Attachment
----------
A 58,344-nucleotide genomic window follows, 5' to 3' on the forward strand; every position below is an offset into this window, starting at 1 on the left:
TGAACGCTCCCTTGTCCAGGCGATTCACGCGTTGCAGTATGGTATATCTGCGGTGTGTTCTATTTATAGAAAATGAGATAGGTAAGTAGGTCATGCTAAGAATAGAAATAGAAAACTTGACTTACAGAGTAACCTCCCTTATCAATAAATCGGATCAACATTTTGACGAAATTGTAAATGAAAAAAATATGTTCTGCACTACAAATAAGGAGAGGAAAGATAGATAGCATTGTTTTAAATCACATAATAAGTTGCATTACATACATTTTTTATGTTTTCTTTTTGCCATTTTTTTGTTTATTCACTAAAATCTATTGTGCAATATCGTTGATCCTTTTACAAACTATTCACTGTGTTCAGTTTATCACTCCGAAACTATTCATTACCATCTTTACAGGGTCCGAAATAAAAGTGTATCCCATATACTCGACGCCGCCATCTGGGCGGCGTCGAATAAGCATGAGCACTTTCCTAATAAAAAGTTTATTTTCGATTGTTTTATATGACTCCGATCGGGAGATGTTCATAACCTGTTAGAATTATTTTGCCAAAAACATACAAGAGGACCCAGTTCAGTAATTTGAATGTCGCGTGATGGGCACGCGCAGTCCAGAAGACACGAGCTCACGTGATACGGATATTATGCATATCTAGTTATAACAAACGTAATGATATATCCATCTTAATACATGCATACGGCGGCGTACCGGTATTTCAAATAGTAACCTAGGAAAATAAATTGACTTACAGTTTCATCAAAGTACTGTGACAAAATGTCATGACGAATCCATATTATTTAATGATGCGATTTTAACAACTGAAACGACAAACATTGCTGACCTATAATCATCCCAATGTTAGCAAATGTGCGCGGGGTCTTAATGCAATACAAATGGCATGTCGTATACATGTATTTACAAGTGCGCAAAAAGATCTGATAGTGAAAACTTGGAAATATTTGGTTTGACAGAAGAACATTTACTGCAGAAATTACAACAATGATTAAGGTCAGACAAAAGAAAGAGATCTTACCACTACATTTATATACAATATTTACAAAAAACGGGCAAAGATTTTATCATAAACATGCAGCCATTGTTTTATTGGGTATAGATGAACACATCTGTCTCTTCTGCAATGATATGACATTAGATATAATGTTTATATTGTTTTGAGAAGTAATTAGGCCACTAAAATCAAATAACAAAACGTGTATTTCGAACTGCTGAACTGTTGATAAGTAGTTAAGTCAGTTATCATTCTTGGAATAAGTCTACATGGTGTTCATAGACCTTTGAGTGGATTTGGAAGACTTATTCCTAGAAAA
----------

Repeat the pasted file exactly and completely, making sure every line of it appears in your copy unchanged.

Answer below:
A 58,344-nucleotide genomic window follows, 5' to 3' on the forward strand; every position below is an offset into this window, starting at 1 on the left:
TGAACGCTCCCTTGTCCAGGCGATTCACGCGTTGCAGTATGGTATATCTGCGGTGTGTTCTATTTATAGAAAATGAGATAGGTAAGTAGGTCATGCTAAGAATAGAAATAGAAAACTTGACTTACAGAGTAACCTCCCTTATCAATAAATCGGATCAACATTTTGACGAAATTGTAAATGAAAAAAATATGTTCTGCACTACAAATAAGGAGAGGAAAGATAGATAGCATTGTTTTAAATCACATAATAAGTTGCATTACATACATTTTTTATGTTTTCTTTTTGCCATTTTTTTGTTTATTCACTAAAATCTATTGTGCAATATCGTTGATCCTTTTACAAACTATTCACTGTGTTCAGTTTATCACTCCGAAACTATTCATTACCATCTTTACAGGGTCCGAAATAAAAGTGTATCCCATATACTCGACGCCGCCATCTGGGCGGCGTCGAATAAGCATGAGCACTTTCCTAATAAAAAGTTTATTTTCGATTGTTTTATATGACTCCGATCGGGAGATGTTCATAACCTGTTAGAATTATTTTGCCAAAAACATACAAGAGGACCCAGTTCAGTAATTTGAATGTCGCGTGATGGGCACGCGCAGTCCAGAAGACACGAGCTCACGTGATACGGATATTATGCATATCTAGTTATAACAAACGTAATGATATATCCATCTTAATACATGCATACGGCGGCGTACCGGTATTTCAAATAGTAACCTAGGAAAATAAATTGACTTACAGTTTCATCAAAGTACTGTGACAAAATGTCATGACGAATCCATATTATTTAATGATGCGATTTTAACAACTGAAACGACAAACATTGCTGACCTATAATCATCCCAATGTTAGCAAATGTGCGCGGGGTCTTAATGCAATACAAATGGCATGTCGTATACATGTATTTACAAGTGCGCAAAAAGATCTGATAGTGAAAACTTGGAAATATTTGGTTTGACAGAAGAACATTTACTGCAGAAATTACAACAATGATTAAGGTCAGACAAAAGAAAGAGATCTTACCACTACATTTATATACAATATTTACAAAAAACGGGCAAAGATTTTATCATAAACATGCAGCCATTGTTTTATTGGGTATAGATGAACACATCTGTCTCTTCTGCAATGATATGACATTAGATATAATGTTTATATTGTTTTGAGAAGTAATTAGGCCACTAAAATCAAATAACAAAACGTGTATTTCGAACTGCTGAACTGTTGATAAGTAGTTAAGTCAGTTATCATTCTTGGAATAAGTCTACATGGTGTTCATAGACCTTTGAGTGGATTTGGAAGACTTATTCCTAGAAAA